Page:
Fostering a Community of Leaders
This year, I was thrilled to have the opportunity to participate in a program that has become an area institution: the North Lake Tahoe Truckee Leadership Program. Participants in the five-month program include members of the Tahoe-Truckee community from all walks and a variety of industries. Sierra Business Council has been sending staff for quite some time and this year was no exception. The value to an organization sending employees to a leadership class is immeasurable. Aside from the benefits advertised on the program’s website, there was the bonus benefit of getting to know and work with a cohort of area leaders that may not have crossed my path otherwise. I wondered what my skill was that would benefit my fellow classmates, what role I would play in the group dynamics. I didn’t wonder long, however, as it quickly became apparent my tales of Truckee’s past were a well-received niche looking to be filled.
There are many lessons and exercises in leadership throughout the course, but the main focus is a large project to be presented at the end of the program. Divided into smaller groups and provided with a hypothetical budget, the groups come up with an idea that might benefit or impact their community. Breaking out within the smaller groups was not just serving a research and production purpose, but gave members of the group the opportunity to learn more about each other and what each person’s role in the community is.
I decided to pitch my idea to the class. I wanted to find a way to pair my love of storytelling with my current work within the small business industry. Others in the class liked the idea, so we were one of five groups formed to take on and develop a concept. My group worked on a project designed to add positive, local content to different social media platforms using a historic event or industry and pairing it with a modern-day business or organization that has a similar goal or end product. The reader learns something about the history of their area at the same time as learning about a local business. In a time when social media can be discouraging and negative, we hoped to develop content that would inspire and serve a unifying purpose.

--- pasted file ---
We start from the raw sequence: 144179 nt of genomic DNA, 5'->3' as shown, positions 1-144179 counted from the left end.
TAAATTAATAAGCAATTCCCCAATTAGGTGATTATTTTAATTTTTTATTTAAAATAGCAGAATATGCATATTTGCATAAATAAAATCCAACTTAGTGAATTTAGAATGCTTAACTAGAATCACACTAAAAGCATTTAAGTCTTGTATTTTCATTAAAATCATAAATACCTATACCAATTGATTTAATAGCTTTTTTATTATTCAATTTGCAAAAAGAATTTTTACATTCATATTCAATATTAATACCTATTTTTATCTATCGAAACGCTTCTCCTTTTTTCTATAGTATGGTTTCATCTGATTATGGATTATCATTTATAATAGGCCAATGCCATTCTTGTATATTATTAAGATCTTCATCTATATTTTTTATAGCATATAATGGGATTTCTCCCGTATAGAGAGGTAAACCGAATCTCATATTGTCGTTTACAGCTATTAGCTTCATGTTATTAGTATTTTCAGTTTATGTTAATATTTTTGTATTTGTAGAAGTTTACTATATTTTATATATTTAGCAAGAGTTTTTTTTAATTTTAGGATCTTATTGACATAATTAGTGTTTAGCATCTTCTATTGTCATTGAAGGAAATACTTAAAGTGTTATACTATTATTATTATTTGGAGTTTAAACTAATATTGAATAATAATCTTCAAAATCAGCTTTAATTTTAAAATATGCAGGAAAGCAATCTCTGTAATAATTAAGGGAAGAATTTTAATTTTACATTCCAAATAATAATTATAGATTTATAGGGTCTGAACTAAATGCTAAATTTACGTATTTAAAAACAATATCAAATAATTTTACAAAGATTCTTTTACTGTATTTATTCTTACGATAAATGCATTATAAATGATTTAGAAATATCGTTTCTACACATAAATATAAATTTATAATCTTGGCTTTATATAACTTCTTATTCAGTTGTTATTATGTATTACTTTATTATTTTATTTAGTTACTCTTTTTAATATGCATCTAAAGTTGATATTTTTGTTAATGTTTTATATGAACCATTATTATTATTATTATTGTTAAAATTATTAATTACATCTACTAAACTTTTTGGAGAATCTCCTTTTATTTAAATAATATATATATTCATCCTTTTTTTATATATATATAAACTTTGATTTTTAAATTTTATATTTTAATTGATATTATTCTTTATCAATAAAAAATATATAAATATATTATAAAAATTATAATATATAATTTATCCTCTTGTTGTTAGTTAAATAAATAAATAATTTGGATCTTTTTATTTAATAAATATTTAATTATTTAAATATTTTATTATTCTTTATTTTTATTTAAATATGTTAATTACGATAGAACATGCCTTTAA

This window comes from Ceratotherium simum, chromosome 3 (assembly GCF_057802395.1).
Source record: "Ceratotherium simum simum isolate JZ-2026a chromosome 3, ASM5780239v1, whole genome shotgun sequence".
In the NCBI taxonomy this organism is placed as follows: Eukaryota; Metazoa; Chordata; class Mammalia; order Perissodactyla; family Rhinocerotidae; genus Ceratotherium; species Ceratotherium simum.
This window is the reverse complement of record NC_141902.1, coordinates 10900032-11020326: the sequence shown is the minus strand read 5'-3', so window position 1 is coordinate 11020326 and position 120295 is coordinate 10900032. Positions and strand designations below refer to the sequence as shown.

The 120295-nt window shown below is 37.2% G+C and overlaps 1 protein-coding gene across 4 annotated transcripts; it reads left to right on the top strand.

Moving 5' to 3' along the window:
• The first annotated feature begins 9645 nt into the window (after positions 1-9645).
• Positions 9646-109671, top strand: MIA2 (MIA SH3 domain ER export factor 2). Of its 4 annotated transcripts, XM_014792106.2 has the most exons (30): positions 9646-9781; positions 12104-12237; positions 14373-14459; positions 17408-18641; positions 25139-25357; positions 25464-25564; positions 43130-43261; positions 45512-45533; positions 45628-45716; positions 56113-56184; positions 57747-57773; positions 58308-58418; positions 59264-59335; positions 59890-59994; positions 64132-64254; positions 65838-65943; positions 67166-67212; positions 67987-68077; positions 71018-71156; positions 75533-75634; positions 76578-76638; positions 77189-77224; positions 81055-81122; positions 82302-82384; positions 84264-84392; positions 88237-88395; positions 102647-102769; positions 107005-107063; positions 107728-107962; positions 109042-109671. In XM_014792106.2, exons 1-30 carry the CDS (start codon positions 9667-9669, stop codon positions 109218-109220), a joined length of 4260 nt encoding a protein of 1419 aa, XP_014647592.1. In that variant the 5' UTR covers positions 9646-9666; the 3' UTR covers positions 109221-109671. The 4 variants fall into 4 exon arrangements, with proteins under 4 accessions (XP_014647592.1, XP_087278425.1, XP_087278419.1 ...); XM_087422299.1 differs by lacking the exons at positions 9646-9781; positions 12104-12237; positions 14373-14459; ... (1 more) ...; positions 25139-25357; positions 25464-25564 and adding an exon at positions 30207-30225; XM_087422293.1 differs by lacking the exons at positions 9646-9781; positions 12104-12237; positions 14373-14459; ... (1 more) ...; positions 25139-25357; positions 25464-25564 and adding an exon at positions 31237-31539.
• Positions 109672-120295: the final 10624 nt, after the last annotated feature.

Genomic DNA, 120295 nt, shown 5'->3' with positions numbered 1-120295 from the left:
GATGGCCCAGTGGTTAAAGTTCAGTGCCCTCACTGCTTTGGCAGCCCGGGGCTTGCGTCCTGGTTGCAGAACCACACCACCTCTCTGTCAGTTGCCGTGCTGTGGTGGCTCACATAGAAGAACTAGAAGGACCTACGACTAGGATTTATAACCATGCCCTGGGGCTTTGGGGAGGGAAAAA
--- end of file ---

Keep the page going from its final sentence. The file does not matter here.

We named the project, “Echoes Past and Present” and developed a storytelling template. We told the story of Truckee’s ice industry and how the cold commodity served to bring California’s fertile produce across the country to places where it didn’t grow, enabling the state’s agricultural industry to boom. We paired the story with Tahoe Food Hub, a local organization that also brings food to places where it does not grow, providing a service that stimulates Northern California farm communities while servicing a population that does not have a lot of locally-grown food options. The stories are meant to foster pride in one’s area and couple it with information about local businesses and the people who inspire their mission.
The idea was well-received and I took pride in the way my group pulled off the concept and delivery. The leadership class provided us with tools to use as area leaders as well as a better understanding of what we are all working on as a community. I believe the facilitators of this program succeeded exceptionally in showing us that, together, we can service our community in positive and meaningful ways. Enhancing the leadership skills of our community members serves everyone, from individuals to employers to the community at large. We will put those skills to work as we move and shake throughout the Tahoe-Truckee area and wherever our paths lead us. Check out www.tahoetruckeeleadership.com for information on next year’s program.